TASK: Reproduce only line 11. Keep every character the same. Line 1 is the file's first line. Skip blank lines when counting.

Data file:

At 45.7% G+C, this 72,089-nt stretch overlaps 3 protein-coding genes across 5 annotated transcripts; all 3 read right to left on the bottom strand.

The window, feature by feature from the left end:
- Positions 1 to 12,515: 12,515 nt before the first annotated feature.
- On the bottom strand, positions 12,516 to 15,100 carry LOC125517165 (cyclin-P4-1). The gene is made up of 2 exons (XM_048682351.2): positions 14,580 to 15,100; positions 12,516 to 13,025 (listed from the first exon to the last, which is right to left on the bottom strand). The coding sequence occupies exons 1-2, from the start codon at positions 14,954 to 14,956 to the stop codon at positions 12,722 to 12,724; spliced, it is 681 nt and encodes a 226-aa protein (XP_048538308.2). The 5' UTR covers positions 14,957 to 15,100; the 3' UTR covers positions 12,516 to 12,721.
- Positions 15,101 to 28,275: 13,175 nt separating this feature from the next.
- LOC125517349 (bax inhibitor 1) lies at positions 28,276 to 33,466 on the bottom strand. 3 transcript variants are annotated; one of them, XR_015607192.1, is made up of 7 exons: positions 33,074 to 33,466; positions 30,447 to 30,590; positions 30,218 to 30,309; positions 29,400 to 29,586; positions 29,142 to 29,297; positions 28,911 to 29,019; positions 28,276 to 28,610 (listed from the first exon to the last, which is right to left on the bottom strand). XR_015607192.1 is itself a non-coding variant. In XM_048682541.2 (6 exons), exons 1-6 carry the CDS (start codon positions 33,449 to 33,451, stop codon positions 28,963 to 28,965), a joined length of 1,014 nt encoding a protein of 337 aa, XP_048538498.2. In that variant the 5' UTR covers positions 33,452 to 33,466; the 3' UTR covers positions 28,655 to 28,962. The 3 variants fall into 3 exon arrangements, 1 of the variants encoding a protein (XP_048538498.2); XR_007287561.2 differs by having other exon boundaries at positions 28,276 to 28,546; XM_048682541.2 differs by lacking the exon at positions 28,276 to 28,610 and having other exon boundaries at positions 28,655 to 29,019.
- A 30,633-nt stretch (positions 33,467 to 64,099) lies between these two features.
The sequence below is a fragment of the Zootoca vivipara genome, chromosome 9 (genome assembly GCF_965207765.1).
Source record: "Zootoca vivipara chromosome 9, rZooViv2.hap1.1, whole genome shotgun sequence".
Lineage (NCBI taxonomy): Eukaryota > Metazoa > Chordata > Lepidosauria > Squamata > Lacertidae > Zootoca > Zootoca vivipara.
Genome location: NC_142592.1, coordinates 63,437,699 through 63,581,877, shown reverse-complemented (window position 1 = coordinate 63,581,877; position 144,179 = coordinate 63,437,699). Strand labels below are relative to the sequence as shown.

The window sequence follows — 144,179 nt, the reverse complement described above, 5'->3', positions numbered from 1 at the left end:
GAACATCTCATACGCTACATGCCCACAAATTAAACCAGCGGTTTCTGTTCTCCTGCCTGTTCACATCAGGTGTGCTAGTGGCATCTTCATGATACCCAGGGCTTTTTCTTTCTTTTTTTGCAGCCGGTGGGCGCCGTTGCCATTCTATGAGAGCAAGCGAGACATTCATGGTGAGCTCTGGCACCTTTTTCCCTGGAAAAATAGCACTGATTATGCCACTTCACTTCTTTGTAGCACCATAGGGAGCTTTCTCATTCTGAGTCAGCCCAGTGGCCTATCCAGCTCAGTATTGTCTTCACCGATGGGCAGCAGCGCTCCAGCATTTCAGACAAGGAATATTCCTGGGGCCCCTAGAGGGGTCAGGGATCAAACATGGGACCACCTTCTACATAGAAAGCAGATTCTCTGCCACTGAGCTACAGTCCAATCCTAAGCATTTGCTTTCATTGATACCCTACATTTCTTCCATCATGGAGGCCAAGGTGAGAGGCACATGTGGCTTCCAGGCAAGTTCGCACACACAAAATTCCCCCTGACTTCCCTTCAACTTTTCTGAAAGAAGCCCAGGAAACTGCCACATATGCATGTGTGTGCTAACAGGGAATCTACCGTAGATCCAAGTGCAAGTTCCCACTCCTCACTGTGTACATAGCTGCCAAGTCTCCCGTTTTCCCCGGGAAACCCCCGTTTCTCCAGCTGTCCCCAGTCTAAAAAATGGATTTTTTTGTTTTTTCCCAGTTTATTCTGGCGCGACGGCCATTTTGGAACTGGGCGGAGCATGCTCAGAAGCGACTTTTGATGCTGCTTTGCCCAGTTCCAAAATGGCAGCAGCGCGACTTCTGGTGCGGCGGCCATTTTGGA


Genome location: NC_142592.1, coordinates 63,437,699 through 63,581,877, shown reverse-complemented (window position 1 = coordinate 63,581,877; position 144,179 = coordinate 63,437,699). Strand labels below are relative to the sequence as shown.